Like many things in technology, the architectural arguments repeat themselves. Almost as soon as containers became hot, users were clamoring for better container security, networking, and management tools – as also happened when other areas of technology such as client/server and the Internet arrived on the scene.
The container ecosystem has moved to building out the features necessary to manage, secure, and network the container infrastructure. This includes tools specifically targeted at Docker networking, security, and management. Going back to the client/server paradigm described with Docker, think of how a container system functions by using client interfaces to communicate with daemons installed on top of a Linux OS on data center compute nodes.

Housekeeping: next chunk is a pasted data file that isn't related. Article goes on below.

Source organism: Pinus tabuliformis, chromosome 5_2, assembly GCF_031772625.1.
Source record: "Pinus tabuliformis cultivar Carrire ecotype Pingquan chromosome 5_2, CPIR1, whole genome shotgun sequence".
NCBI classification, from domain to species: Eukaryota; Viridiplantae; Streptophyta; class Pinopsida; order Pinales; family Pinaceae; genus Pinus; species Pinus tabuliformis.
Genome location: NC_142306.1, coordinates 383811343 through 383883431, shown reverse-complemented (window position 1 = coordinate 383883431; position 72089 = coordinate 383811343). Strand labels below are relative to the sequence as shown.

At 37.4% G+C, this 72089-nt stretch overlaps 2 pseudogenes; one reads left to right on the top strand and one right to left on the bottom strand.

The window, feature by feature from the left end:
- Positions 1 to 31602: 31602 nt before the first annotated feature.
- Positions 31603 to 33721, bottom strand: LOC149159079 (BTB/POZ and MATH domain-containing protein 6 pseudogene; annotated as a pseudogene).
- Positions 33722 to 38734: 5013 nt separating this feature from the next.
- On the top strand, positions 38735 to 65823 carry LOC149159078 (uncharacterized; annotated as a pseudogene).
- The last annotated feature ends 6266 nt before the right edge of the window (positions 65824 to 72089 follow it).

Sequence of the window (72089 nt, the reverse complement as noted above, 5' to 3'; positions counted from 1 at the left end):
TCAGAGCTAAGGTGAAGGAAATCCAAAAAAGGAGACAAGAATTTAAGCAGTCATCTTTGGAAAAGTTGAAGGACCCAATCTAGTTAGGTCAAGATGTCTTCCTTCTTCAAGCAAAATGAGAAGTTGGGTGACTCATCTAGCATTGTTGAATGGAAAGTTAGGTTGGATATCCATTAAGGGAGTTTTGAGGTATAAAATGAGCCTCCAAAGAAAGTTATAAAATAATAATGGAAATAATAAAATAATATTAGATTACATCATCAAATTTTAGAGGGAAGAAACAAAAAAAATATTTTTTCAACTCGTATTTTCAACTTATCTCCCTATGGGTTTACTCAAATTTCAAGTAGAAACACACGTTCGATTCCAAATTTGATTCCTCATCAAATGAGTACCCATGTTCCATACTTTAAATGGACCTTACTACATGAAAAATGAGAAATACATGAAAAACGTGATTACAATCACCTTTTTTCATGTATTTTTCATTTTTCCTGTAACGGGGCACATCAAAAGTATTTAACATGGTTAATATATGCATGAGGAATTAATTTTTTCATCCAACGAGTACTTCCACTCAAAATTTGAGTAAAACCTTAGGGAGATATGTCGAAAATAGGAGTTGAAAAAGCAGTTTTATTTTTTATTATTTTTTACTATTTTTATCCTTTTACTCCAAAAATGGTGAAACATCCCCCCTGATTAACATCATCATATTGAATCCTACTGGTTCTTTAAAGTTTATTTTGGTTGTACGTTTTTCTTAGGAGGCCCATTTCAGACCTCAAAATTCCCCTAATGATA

Both Docker and LXC applications use APIs and networking resources to communicate. In addition to the compute resources on the node on which it is installed, the containerized application still needs access to resources such as storage and networking. You also need to be able to manage and control the orchestration of containerized applications, as well as secure them.